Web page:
Whereas there is evidence that's actually been researched, that thoughtful deviation from a work plan, and pivoting, and adapting actually gets you better results because you got to be in it, you got to be paying attention. And so have you experienced that where it's, "But we did this work plan, but now you're saying we got to do something different"? And if you have, how do you handle that?

Deb Zahn: Absolutely. I love that. Yeah, there's actually an organization I'm working with right now that put out a bunch of grants. And I believe they went out the summer that the pandemic began. So, in the summer of July 2020. And a lot of these were designed for education programs. So, they were supposed to be these in person...The people who received these grants had all these beautiful plans for doing this work in person. And as we are learning so many lessons because of the pandemic, good ones and bad ones for sure, but this is another example of where the funder... And this included some federal dollars. So, this is not a scenario where you would ordinarily think flexibility would be the name of the name of the game. But in this case, the funder allowed that kind of room for change, room for improvement.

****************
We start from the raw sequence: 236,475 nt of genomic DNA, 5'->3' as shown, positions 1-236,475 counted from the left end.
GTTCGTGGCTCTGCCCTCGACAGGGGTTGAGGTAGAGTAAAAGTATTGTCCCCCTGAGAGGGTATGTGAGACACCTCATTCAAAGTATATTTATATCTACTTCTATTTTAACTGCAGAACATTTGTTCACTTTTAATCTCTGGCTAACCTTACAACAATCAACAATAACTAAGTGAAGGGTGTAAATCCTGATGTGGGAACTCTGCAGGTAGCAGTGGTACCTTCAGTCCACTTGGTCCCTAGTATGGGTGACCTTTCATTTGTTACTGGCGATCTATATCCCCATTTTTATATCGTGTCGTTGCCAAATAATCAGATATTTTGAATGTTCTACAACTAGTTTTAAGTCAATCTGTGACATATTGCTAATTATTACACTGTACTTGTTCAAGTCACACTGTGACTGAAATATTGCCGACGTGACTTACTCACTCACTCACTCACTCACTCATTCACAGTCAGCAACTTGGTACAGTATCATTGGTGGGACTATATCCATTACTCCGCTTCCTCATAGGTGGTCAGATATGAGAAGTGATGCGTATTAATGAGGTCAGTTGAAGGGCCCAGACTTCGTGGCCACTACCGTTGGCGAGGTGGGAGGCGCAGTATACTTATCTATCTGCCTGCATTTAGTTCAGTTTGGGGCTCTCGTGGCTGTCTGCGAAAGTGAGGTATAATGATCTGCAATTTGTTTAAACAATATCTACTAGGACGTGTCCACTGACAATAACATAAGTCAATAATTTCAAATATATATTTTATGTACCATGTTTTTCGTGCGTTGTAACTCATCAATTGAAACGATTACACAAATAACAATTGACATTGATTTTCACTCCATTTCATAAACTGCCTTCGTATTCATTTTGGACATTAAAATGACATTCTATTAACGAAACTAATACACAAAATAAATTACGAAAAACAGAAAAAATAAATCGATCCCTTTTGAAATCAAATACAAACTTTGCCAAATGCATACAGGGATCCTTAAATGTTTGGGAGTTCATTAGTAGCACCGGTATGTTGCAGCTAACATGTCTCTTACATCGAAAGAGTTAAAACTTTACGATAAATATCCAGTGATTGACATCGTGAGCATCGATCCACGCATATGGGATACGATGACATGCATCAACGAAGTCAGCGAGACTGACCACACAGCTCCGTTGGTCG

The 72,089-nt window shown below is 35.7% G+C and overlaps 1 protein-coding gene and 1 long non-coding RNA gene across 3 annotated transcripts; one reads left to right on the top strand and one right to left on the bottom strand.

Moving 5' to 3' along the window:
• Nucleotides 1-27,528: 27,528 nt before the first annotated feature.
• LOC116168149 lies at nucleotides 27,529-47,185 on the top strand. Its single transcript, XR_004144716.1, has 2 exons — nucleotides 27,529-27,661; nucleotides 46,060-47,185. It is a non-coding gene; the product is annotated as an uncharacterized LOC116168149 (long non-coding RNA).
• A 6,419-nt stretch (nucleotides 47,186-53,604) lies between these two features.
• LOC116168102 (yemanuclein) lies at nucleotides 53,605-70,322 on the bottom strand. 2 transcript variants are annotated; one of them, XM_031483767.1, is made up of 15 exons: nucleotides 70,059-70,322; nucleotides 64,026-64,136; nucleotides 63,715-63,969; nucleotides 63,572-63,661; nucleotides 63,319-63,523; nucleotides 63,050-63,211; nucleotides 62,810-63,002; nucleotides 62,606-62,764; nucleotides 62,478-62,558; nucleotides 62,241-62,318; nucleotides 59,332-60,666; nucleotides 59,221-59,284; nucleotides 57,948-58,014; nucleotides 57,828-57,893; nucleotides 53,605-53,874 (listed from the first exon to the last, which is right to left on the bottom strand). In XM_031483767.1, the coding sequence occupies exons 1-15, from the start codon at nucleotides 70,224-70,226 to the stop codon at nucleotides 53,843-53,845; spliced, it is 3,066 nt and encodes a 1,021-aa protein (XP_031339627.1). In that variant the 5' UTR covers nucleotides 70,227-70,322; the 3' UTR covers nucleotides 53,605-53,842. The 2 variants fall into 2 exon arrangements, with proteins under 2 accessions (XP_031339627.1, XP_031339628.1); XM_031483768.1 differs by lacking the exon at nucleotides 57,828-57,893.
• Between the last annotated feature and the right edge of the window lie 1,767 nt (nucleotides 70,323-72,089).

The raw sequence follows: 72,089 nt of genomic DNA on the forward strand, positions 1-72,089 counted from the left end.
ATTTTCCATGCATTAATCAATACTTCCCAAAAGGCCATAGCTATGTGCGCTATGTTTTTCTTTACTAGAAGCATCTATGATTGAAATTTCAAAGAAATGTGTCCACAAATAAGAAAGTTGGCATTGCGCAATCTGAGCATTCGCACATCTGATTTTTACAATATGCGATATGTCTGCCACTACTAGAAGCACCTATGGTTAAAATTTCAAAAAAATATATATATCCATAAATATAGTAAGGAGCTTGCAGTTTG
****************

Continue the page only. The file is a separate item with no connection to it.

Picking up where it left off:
Katie Butler: They had conversations with the grantees. They weren't just out there buying drinks for everyone at the bar or something. They had to actually be using the money appropriately and spending it on the project.

But what we're doing now is an evaluation of the results of those grants, and the results are remarkable. Just that ability to flex, this is all to the credit of this organization. They made those decisions about being flexible with the grantees, but they got better results partly because of things like this, being able to do things online and attract bigger audiences. Their reach was much bigger than it would've been with those initial plans. So, that's a great example of that.